Twelve years ago Interface Inc., the world's largest manufacturer of commercial carpet, set out on a mission to make every process of the company completely sustainable - to ultimately cut its waste down to zero.
"It is absolutely the right thing to do, but also the smart business thing to do," says College of Management alumnus John Wells (IM '84), CEO of the company's subsidiary, Interface Americas, who discussed the corporation's progress toward total sustainability during his visit to the business school February 8.
His talk was the kickoff event of the Georgia Tech chapter of Net Impact, an international network of graduate students and young professionals using the power of business to effect positive economic, environmental and social change.
Net Impact's establishment at the College coincides with a growing emphasis on sustainability and corporate social responsibility throughout the business school as well as the entire Institute. "Net Impact is a club, but not merely a club," explains Management Dean Terry C. Blum. "It is a special one whose purpose is integrated into the mission and vision of the College and Institute."
Students Seizing Opportunity for Change
First-year MBA student Mikey Mulford, a member of Net Impact's leadership team, considers the sustainability movement the new industrial revolution. "We've figured out how to make things; now to we need to figure out how to make them without ruining everything else," he says. "We once had what appeared to be unlimited resources and unlimited space to put waste, but that's just not true anymore, and it's becoming obvious."
More and more MBA students seem to feel the same way. International membership in Net Impact has grown from 3,288 people in 2001 to 13,500 today. Mulford and second-year MBA student Adam Tichelaar traveled to San Francisco in November to attend Net Impact's 2005 Conference where they heard industry experts and gathered ideas for the Tech chapter, which now includes 20 members.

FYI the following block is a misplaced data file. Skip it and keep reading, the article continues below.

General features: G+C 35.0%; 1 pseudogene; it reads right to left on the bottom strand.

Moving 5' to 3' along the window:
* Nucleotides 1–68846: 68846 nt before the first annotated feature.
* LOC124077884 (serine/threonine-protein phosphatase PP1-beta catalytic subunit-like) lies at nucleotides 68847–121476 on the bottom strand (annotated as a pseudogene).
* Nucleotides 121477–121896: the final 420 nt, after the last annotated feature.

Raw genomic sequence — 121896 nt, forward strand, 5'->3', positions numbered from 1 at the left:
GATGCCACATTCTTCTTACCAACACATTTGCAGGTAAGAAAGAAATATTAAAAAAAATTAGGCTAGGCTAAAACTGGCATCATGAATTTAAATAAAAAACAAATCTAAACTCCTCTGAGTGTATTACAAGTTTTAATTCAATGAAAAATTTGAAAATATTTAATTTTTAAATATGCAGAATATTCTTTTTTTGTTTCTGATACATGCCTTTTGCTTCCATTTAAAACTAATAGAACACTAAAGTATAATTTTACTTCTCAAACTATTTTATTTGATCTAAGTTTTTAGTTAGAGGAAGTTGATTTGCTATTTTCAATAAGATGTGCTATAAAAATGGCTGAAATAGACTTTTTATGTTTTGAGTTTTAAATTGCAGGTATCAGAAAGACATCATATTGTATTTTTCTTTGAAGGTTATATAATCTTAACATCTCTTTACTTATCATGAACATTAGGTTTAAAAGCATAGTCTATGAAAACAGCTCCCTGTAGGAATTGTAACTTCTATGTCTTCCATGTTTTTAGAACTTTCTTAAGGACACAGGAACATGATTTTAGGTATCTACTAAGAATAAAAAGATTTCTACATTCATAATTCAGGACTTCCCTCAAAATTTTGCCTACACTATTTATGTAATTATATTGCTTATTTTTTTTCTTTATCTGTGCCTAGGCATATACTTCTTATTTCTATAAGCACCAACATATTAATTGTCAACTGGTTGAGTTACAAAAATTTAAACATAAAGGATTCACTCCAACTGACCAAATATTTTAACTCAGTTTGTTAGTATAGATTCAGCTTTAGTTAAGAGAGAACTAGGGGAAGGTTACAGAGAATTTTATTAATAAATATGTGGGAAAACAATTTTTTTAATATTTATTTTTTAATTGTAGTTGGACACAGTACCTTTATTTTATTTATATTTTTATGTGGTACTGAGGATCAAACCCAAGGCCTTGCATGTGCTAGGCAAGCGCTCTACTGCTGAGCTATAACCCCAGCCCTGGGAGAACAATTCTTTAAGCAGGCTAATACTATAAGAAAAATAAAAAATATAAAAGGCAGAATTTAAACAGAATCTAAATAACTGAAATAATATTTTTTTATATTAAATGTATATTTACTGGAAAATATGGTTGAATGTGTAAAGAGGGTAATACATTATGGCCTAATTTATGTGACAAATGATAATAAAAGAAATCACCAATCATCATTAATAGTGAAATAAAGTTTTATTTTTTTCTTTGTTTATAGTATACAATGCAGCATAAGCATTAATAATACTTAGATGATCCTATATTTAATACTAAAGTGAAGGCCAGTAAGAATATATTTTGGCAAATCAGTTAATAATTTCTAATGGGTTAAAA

Prior to Wells's lecture on Net Impact Day, group members led guided tours of the Management building, one of only three structures in Atlanta awarded a Green Building rating by the U.S. Green Building Council. They also recently developed a website for the Tech chapter and helped the Georgia Tech Business Plan Competition develop a prize based on sustainable business models.
"Our main goal is to change the culture here so that the idea of sustainability is incorporated into everything," Mulford says.
Professors Addressing Sustainability in Classroom, Research
Mark Ferguson, Ravi Subramanian, and Beril Toktay are three faculty members in Operations Management who are helping lead the integration of the sustainability concept into the school's programs. Assistant professor Subramanian recently introduced the course "Environmental Considerations in Managerial Decision-making" for PhD students while associate professor Toktay created the "Business and the Environment" elective for MBA, engineering, and city and regional planning students.
Toktay also serves as a coordinator of ECLiPS (Expanding Closed Loops in Production Systems), an interdisciplinary focused-research program at Tech, which co-hosted a symposium on "Electronics Recycling Today and Tomorrow" December 9 at the business school in collaboration with the Tech program SISFUR (Sustainable Industrial Systems for Urban Regions).